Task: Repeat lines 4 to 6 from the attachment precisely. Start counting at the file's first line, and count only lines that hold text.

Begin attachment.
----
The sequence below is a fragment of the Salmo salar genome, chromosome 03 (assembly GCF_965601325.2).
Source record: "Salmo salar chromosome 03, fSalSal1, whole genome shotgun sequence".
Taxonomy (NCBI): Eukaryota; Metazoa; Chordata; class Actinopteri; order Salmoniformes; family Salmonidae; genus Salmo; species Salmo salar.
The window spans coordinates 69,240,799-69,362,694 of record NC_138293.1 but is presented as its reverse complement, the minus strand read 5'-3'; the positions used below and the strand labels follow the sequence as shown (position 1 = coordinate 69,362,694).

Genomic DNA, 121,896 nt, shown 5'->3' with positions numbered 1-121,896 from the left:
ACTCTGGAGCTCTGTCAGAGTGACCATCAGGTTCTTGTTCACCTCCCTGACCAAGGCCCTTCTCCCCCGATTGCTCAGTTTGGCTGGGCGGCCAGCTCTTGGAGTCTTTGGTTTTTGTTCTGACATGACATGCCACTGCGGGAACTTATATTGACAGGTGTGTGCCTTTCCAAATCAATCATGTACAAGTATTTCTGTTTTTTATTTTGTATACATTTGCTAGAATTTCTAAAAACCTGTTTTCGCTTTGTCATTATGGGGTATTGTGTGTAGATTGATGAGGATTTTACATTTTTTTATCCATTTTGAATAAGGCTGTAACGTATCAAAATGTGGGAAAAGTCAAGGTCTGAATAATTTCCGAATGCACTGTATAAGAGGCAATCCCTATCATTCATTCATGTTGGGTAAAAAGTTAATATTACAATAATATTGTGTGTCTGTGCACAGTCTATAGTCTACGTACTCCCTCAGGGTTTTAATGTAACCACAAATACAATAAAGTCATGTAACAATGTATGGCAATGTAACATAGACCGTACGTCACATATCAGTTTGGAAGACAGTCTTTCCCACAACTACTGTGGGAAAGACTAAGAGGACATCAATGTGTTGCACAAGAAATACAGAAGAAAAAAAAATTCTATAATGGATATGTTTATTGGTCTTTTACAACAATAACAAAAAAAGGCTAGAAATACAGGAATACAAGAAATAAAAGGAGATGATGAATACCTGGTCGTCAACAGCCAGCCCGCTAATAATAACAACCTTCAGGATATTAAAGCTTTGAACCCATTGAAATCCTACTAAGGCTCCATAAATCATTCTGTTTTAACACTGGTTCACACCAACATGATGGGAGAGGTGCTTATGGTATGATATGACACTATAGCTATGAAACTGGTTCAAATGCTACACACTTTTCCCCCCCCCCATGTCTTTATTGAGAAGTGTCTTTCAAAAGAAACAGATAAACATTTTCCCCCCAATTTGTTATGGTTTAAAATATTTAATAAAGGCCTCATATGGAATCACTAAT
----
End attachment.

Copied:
The window spans coordinates 69,240,799-69,362,694 of record NC_138293.1 but is presented as its reverse complement, the minus strand read 5'-3'; the positions used below and the strand labels follow the sequence as shown (position 1 = coordinate 69,362,694).

Genomic DNA, 121,896 nt, shown 5'->3' with positions numbered 1-121,896 from the left:
ACTCTGGAGCTCTGTCAGAGTGACCATCAGGTTCTTGTTCACCTCCCTGACCAAGGCCCTTCTCCCCCGATTGCTCAGTTTGGCTGGGCGGCCAGCTCTTGGAGTCTTTGGTTTTTGTTCTGACATGACATGCCACTGCGGGAACTTATATTGACAGGTGTGTGCCTTTCCAAATCAATCATGTACAAGTATTTCTGTTTTTTATTTTGTATACATTTGCTAGAATTTCTAAAAACCTGTTTTCGCTTTGTCATTATGGGGTATTGTGTGTAGATTGATGAGGATTTTACATTTTTTTATCCATTTTGAATAAGGCTGTAACGTATCAAAATGTGGGAAAAGTCAAGGTCTGAATAATTTCCGAATGCACTGTATAAGAGGCAATCCCTATCATTCATTCATGTTGGGTAAAAAGTTAATATTACAATAATATTGTGTGTCTGTGCACAGTCTATAGTCTACGTACTCCCTCAGGGTTTTAATGTAACCACAAATACAATAAAGTCATGTAACAATGTATGGCAATGTAACATAGACCGTACGTCACATATCAGTTTGGAAGACAGTCTTTCCCACAACTACTGTGGGAAAGACTAAGAGGACATCAATGTGTTGCACAAGAAATACAGAAGAAAAAAAAATTCTATAATGGATATGTTTATTGGTCTTTTACAACAATAACAAAAAAAGGCTAGAAATACAGGAATACAAGAAATAAAAGGAGATGATGAATACCTGGTCGTCAACAGCCAGCCCGCTAATAATAACAACCTTCAGGATATTAAAGCTTTGAACCCATTGAAATCCTACTAAGGCTCCATAAATCATTCTGTTTTAACACTGGTTCACACCAACATGATGGGAGAGGTGCTTATGGTATGATATGACACTATAGCTATGAAACTGGTTCAAATGCTACACACTTTTCCCCCCCCCCATGTCTTTATTGAGAAGTGTCTTTCAAAAGAAACAGATAAACATTTTCCCCCCAATTTGTTATGGTTTAAAATATTTAATAAAGGCCTCATATGGAATCACTAAT